Wednesday, July 12, 2017

The young avenger


SPIDER-MAN: HOMECOMING

A Spider-Man movie, that isn't a Spider-Man movie, but is?  (Review summary best read in the voice of would-be Spider-Man Donald Glover, for whom we shall shed a small tear, and always wish the best.)

2017
Directed by Jon Watts
Written by Jonathan Goldstein, John Francis Daley, Jon Watts, Christopher Ford, Chris McKenna, Erik Sommers, and Jon Watts
With Tom Holland (Peter Parker), Jacob Batalon (Ned), Jennifer Connelly (Karen), Marisa Tomei (May Parker), Laura Harrier (Liz Allan), Zendaya (Michelle), Tony Revolori (Flash Thompson), Donald Glover (Aaron Davis), Jon Favreau (Happy Hogan), Robert Downey Jr. (Tony Stark), and Michael Keaton (Adrian Toomes)

Spoiler alert: moderate


After a decade and a half spent with their signature character locked away, Marvel finally got their Spider-Man back.  The ink on the contracts hadn't even dried before the webslinger made the leap—just in time for Captain America: Civil War, into which Marvel crammed their beloved son (whether wisely or not), giving him a featured cameo that, in fairness, was maybe the best part of the whole movie.  And now comes Spider-Man: Homecoming—its very title (again, wisely or not) an explicit reference to the momentousness of the event.  So, let's recap: for the first time, the role's been filled with a remotely age-appropriate actor; for the first time, the character is where he belongs, living in a world of other superheroes, filling a niche nobody else could; and, for the first time, the company that made him would get the chance to do Spider-Man right.

And then they made this movie instead—the wrongest Spider-Man of all.

Which, of course, isn't the same as being the worst.  It's not even the same as being less than great—maybe the biggest irony of Homecoming is that the least-right Spider-Man film could, without even too much handwringing, likewise be described as the most-good.  Yet it's downright perverse, in my estimation, that returning Spider-Man to the fold actually meant reorienting the character so hard it could could give Sam Raimi the spins.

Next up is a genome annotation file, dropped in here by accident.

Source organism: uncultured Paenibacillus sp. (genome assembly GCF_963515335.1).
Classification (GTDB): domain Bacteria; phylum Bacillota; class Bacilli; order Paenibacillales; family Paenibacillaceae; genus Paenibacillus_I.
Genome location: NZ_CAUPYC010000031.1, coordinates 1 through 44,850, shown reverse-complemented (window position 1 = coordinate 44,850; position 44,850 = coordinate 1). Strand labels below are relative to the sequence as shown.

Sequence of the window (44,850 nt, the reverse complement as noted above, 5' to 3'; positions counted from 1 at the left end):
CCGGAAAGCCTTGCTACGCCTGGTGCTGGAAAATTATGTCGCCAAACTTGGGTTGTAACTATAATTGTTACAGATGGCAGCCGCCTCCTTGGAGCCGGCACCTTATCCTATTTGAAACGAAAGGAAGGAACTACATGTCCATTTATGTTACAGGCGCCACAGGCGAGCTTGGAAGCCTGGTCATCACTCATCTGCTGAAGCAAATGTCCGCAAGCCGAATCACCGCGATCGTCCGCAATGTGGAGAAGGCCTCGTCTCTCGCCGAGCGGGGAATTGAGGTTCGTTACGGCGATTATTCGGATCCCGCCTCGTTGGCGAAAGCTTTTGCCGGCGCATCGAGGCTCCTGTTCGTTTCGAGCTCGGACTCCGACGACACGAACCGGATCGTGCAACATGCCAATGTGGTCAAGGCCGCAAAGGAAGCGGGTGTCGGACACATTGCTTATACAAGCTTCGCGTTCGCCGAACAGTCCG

Turns out you can't go home again.

Thanks to Civil War—and thanks to Marvel's successful strategy of collapsing their rich and potentially wide-ranging cinematic universe into a single ongoing TV show that merely happens to be theatrically-released—the swarming army of Jons and Chrisses whom Kevin Feige hired to write and direct this thing have been required, as part of their job description, to fit Spider-Man like a puzzle piece into the Avengers movies.  This, obviously, has necessitated a bizarre reimagination of the character's external circumstances, that couldn't be further from where the character started out in 1962.

Homecoming begins where Civil War left off—actually, that's wrong.  It begins where The Avengers left off, with a prologue to establish the villain.  After that, it begins in the middle of Civil War, thereby setting up the dynamic that will drive this film (and bring Peter Parker to the edge of ruin): Peter is inexperienced and overwhelmed, and, recognizing this, Tony "Iron Man" Stark has taken on the role of Peter's unfathomably shitty mentor.  If that doesn't sound like a proper Spider-Man story to an outside observer, then I guess we should mention that the outside observer isn't entirely correct: it is, after all, a substantially direct adaptation of Spider-Man's brief Iron Spider era—which, rather crucially, was written in the mid-2000s, in a milieu where Spider-Man had revealed his identity to the world and Peter had found himself wading ankle-deep into middle age.  Thus does the sheer offness of Homecoming enter the picture, when it decides to take a story about an established adult hero and drop it into a movie about a teenaged rookie, in the process coming very, very close to turning it into a tale less about Spider-Man, per se, than a brand-new character who might as well have been named Iron Man Junior.

If nothing else, it did have the virtue of being different.  But that first proper scene also makes you believe in comic book movie miracles.  By giving everything it's got to this Peter Parker, a flailing fanboy who happens to have superpowers of his own, Homecoming tells a Spider-Man story after all, about great power and great responsibility, and about slowly inching toward the day we all know can never quite come—the day when Peter can finally look at himself in a mirror, and truly believe in the good man he sees.